Apr 27, 2009
(Read more “Monday Staff Meeting” posts by Dr. Harry)
Posted by Dr. Sean Harry
The following question came from one of our readers. “Which job search engine works the best? I like indeed.com, and it looks like my monster search is not returning hardly anything. I was also wondering if ladders.com worth the fees that they charge for the job seekers.”
Great question! Here’s the truth about using Job Boards in the job search process:
First, you must remember that only about 4-6% of people find their jobs through the job boards. That’s because job boards are NOT set up for job seekers – they are set up for company recruiters. You are not the customer – the company is. They are the ones paying the bill to post a position. Job boards provide the “raw materials” to these companies – job seekers. YOU are the raw material. YOU are a commodity. YOU are the product. Job boards make their money by selling volume to companies who pay significant fees for a posting – anywhere from $400-$1,000 each. These things aren’t cheap. However, from the employer’s perspective, they are effective.
Second, MOST people find their job through some form of networking. Remember, “it’s not what you know, it’s who you know.” Since networking is the most effective job search method (at somewhere between 60 and 80%), you should spend MOST of your time talking to people. Too many job seekers go wrong in their job search because they spend most of their time behind a computer searching the job boards. If you want to accelerate your job search you should be sitting face to face with several people EVERY DAY. Find out what they need and offer to help them achieve it. That’s what networking is all about, “finding opportunity for you, the person with whom you are networking, and your respective networks.”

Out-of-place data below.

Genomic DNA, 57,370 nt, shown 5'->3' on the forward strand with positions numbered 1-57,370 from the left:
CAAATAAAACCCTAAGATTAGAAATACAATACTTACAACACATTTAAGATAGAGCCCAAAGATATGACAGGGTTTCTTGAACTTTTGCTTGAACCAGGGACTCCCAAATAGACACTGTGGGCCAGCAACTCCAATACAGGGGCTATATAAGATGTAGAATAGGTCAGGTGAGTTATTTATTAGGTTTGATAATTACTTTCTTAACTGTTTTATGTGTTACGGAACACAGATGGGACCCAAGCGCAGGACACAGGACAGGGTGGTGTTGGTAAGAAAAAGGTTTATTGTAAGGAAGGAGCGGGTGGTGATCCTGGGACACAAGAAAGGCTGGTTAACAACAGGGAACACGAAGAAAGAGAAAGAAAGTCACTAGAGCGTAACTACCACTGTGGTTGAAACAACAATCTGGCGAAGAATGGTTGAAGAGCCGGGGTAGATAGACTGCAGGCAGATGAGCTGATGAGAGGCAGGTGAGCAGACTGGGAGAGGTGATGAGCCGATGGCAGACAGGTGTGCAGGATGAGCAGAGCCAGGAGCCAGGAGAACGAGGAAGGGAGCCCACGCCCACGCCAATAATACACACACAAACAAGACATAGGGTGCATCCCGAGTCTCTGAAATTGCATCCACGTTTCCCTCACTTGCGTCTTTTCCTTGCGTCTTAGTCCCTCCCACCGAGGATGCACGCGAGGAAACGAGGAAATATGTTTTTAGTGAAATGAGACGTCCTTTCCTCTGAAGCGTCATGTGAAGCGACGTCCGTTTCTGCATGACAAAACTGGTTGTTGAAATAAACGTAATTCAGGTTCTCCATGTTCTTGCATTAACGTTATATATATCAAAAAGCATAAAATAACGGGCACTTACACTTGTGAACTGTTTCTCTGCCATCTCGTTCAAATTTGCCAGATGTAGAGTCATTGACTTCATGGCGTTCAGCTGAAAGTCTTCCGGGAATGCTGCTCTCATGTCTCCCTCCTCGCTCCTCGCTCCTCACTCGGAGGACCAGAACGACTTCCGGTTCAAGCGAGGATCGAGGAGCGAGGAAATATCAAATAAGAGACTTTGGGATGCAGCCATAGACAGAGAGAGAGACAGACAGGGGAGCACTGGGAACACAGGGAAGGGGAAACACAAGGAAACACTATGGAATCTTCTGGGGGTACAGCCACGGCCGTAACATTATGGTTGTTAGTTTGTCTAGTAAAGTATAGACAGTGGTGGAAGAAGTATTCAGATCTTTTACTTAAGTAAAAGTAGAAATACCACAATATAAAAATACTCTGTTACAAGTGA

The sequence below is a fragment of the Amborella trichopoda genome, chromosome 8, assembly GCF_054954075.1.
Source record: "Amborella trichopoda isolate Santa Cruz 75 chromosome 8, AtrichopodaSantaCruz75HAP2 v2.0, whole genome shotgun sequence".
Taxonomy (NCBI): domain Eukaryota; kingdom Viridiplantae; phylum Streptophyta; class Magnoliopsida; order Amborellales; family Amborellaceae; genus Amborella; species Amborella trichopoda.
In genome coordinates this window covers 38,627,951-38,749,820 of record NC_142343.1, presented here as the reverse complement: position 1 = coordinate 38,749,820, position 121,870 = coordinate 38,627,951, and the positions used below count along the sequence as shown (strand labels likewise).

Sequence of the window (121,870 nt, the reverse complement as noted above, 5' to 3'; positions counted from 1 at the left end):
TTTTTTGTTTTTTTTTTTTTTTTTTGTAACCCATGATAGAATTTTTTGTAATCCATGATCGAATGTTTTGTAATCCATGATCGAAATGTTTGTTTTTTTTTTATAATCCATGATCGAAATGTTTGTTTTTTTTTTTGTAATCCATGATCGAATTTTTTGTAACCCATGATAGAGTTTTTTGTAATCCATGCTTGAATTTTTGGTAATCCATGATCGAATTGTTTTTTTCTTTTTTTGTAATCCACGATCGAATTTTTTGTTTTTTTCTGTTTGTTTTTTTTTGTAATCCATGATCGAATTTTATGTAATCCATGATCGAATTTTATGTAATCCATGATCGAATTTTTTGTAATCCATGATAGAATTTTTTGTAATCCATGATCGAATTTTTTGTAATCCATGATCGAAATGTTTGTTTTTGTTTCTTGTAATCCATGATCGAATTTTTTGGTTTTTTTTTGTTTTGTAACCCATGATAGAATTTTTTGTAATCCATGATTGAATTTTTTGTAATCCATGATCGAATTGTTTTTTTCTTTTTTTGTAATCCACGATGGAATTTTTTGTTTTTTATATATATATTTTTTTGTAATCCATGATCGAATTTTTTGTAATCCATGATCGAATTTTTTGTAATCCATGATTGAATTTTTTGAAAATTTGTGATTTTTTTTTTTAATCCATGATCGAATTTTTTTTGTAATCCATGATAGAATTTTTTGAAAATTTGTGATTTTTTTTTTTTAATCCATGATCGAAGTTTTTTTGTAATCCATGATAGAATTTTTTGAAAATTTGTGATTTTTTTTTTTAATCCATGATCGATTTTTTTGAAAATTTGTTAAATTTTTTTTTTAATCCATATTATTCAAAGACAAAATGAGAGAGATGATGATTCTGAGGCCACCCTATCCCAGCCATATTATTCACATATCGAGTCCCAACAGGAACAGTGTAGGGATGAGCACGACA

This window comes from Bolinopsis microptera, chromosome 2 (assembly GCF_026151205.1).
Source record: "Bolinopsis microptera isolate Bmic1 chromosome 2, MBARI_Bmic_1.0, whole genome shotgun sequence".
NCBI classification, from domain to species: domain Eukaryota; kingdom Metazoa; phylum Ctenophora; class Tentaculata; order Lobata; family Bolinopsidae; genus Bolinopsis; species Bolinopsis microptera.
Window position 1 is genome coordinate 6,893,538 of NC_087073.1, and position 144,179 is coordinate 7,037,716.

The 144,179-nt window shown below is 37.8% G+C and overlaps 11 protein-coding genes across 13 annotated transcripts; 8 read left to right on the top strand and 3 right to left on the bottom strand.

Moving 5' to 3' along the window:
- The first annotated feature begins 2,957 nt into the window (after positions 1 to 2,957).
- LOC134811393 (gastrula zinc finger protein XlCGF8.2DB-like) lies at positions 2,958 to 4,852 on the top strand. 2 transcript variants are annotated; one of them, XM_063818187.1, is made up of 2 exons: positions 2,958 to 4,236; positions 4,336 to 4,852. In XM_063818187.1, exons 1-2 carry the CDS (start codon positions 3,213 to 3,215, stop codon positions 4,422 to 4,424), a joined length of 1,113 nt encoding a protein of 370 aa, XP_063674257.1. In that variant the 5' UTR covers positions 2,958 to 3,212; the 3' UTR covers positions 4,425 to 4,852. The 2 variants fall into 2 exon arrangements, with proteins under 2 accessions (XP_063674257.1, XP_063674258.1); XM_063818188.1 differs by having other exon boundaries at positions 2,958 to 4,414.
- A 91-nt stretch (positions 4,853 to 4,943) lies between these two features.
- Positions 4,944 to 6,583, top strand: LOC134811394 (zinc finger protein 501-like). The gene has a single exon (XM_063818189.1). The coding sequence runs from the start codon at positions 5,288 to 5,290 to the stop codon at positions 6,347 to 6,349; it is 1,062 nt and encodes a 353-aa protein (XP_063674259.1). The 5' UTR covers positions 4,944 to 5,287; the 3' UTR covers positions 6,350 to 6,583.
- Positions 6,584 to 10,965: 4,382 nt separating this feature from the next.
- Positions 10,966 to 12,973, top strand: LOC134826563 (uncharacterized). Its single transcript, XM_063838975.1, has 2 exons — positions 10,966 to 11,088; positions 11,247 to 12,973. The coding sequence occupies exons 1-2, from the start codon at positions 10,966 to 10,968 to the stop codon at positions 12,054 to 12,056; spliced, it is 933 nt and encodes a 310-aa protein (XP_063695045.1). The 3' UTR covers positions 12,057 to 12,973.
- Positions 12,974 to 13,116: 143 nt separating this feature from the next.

That being said, there are some job board strategies that will HELP you in the job search.
- Consult local job boards (such as Craig’s List, or Portland Twitter Jobs). Since networking is about finding opportunity, the chances of you knowing the person or company who posted the position on the local board is much higher, which allows for more networking.
- Update your Monster/JobDango/CareerBuilder profile frequently.
- DON’T post to job boards during the daylight hours. That’s when you should be talking face to face with your networking contacts.
- Use specialty job boards that target your specific industry or position. For instance, people who are in pharmaceutical sales and healthcare have had some luck with medzilla.com while engineering & techie-types have found good postings through dice.com. What boards do recruiters in your field consult?
- To fee or not to fee? I would steer clear of job boards that want to charge you something. Remember, for job boards you are a commodity, the “raw material”.
- Don’t forget about LinkedIn. LinkedIn has its own job board. Some of the postings there can’t be found anywhere else. The good thing about LinkedIn is that if you submit an application through them, the recruiter can go directly to your LinkedIn profile where they will see your resume, your contacts, and your recommendations. (You DO have LinkedIn recommendations, don’t you?!)
Finding a job in this tough economy is a full time job in itself. No matter what career position you have held or seek, to be most effective you will need to become an expert at sales. As a job seeker you are selling the most important thing you have to offer – the ability to help a company achieve their business goals. Job boards can help you in the sales process, but they are limited in their ability to produce. Use your time wisely. Spend 80% of your time face-to-face with your network and 5% of your time searching the internet. That’s where the real results are!
- Monday Staff Meeting: A real life networking success story. . .
- Monday Staff Meeting: The Hiring Game
- Monday Staff Meeting: Getting the MOST Out of a Job Fair
Dr. Sean Harry has more than 20 years of experience in training and motivating people to achieve their goals and reach their highest potential. He has helped accomplish this as a Career Coach, as a University professor, as a Pastor, and as a Motivational Speaker.
You can find him on twitter: @sharrypdx, and @careers20